The first full-length mainstream music album co-written with the help of artificial intelligence (AI) was released on 12 January and experts believe that the science behind it could lead to a whole new style of music composition. Popular music has always been fertile ground for technological innovation. From the electric guitar to the studio desk, laptops and the wah-wah pedal, music has the ability to absorb new inventions with ease. Now, the release of Hello World, the first entire studio album co-created by artists and AI could mark a watershed in music composition. Stemming from the FlowMachines project, funded by the EU's European Research Council, the album is the fruits of the labour of 15 artists, music producer Benoit Carré, aka Skygge, and creative software designed by computer scientist and AI expert François Pachet.
Yesterday, I listened to an hour's worth of music written by artificial intelligence. Take a listen to this clip from AIVA (Artificial Intelligence Virtual Artist), "Genesis" Symphonic Fantasy in A minor: Regarding AIVA, a headline at the website Futurism asserts, "A New AI Can Write Music as Well as a Human Composer." "Genesis" is impressive, even beautiful. But I think something that makes compositions great is the fact that abstract musical notation can somehow express a personality with its idiosyncrasies, what that person uniquely wishes to communicate from the depths of his soul. In this way, somehow, one soul can reach out to and touch other souls.
AI is increasingly finding its way into music videos, and not necessarily in obvious ways. Intel has revealed that the promo clip for Chinese pop star Chris Lee's "Rainy Day, But We Are Together" is the first music video to lean on its AI technology. Director Timothy Saccenti and Intel's producers created dramatic special effects on the songstress' face (such as trickles of water and twinkling stars) by training a machine learning system to instantly reconstruct a face in 3D and track its movements in real time, including facial expressions. Instead of asking Lee (aka Li Yuchun) to wear tracking markers or the camera crew to shoot a specific way, the creative team could focus on capturing scenes that lined up with their artistic goals.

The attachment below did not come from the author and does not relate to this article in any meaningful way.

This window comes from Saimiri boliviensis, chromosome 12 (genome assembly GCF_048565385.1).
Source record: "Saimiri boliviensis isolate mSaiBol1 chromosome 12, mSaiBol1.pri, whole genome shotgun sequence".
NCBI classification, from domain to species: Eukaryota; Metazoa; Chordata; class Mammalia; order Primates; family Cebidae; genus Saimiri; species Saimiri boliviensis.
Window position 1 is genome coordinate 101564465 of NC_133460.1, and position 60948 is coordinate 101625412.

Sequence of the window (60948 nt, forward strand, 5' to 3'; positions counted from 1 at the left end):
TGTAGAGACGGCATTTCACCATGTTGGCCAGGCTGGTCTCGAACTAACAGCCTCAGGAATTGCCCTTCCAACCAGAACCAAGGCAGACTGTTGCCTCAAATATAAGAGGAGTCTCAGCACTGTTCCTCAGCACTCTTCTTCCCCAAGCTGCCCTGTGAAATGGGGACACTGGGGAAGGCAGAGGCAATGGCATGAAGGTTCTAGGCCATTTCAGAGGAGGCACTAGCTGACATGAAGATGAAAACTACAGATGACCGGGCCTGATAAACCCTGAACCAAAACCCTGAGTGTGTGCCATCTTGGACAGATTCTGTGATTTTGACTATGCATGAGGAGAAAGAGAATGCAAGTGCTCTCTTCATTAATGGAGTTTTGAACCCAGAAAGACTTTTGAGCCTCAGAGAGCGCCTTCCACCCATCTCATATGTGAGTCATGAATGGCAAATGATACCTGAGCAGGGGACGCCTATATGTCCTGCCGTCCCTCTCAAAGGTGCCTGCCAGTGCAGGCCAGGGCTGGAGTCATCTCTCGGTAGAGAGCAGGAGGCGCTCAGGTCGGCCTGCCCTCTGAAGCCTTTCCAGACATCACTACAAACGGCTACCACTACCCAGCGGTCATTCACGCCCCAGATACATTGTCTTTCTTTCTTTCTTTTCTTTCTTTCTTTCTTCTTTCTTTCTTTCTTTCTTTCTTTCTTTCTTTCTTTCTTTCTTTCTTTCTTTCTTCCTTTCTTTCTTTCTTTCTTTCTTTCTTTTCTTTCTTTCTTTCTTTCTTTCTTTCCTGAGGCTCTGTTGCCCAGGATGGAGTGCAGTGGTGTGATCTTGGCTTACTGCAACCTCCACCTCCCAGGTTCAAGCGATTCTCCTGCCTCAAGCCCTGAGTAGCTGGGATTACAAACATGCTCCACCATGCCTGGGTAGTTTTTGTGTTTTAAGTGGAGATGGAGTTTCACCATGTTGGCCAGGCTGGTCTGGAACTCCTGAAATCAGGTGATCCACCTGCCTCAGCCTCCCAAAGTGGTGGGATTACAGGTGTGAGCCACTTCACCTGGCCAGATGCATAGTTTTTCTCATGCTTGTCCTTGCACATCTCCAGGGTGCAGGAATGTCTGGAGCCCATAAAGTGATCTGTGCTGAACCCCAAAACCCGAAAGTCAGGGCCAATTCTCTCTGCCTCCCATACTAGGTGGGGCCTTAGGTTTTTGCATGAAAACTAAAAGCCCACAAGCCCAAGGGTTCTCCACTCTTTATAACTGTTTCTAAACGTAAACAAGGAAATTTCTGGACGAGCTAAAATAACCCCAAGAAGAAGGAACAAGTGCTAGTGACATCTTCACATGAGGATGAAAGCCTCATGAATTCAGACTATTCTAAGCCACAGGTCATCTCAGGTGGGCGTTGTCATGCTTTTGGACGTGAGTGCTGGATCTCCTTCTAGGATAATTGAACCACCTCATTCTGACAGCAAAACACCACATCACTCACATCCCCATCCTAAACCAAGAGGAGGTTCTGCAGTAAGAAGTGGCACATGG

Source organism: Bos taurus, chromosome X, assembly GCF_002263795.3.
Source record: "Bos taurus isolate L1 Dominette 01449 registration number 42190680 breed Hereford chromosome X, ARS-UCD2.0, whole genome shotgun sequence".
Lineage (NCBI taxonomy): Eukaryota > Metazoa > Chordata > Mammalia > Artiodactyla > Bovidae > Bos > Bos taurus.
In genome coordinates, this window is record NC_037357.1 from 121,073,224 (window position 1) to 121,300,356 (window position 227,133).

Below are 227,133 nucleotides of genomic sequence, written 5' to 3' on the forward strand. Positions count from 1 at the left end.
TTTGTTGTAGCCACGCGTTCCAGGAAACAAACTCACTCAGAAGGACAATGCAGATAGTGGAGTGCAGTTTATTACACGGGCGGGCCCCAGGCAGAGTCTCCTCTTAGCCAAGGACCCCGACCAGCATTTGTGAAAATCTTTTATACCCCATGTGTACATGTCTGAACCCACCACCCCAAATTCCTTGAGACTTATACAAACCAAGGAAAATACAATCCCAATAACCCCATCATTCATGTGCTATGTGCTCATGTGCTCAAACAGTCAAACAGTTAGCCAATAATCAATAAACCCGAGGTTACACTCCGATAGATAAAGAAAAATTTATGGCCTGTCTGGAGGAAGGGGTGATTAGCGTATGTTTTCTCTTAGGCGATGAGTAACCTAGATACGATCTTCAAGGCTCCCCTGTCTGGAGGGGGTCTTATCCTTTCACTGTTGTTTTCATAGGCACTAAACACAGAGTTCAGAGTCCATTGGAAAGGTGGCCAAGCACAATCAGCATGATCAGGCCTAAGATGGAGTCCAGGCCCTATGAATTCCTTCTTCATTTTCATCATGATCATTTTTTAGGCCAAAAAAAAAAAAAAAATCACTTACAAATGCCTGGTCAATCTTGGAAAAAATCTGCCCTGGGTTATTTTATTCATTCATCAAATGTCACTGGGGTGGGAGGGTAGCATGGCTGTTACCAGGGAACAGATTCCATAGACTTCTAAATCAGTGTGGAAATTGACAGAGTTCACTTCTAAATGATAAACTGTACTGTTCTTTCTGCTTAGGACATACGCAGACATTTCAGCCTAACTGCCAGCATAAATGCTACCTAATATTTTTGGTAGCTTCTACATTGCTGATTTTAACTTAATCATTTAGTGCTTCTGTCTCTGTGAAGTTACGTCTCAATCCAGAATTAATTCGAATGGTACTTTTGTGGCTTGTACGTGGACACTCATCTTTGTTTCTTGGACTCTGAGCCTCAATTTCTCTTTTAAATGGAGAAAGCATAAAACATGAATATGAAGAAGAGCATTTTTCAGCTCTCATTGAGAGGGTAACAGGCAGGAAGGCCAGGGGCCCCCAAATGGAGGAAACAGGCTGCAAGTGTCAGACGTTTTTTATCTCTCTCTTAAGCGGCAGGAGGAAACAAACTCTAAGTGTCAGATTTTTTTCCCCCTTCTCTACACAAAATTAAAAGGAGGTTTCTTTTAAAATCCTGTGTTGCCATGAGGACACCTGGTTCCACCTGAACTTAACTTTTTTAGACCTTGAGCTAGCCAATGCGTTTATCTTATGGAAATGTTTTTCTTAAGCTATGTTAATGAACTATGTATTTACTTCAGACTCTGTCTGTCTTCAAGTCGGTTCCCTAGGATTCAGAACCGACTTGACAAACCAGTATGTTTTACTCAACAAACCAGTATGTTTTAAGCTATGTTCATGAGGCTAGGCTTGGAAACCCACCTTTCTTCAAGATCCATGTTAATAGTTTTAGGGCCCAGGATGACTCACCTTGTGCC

CES showcases the tech trends that will shape the year ahead. See the most important products that will impact businesses and professionals. Today, iHeartRadio announced it will be available through Facebook Messenger, for Roku users, through Samsung Bixby, on the Jibo social robot, on the new Garmin Forerunner 645 Music GPS sports watch, and in General Motors and Ford vehicles. The bot for Facebook Messenger will let you ask it to hear music based on a specific genre or geographic location. Bixby users, including Note 8, Galaxy S8, and Galaxy S8 Plus users, can ask Bixby to play specific Live and iHeartRadio Original radio stations, create a custom artist station, set a sleep timer, and ask Bixby to like the song that is playing or skip a song.
Smart speakers are groundbreaking and all, but let's be honest: They all kind of look like trash cans. Enter iHome, a company that primarily makes speakers and clock radios for Apple products. At CES today, the company announced the all newiGV1, an alarm clock radio that integrates Google Assistant, and a smart device that you might actually want to display in your home for once. It's a sleek, clean white shell, with a futuristic clock and alarm display, and it has an integrated snooze button in case you fancy a lie-in. To start your day, you can ask Google Assistant to turn on your lights or TV, adjust the thermostat, start the coffee maker, play music, or provide a news briefing, without leaving your bed.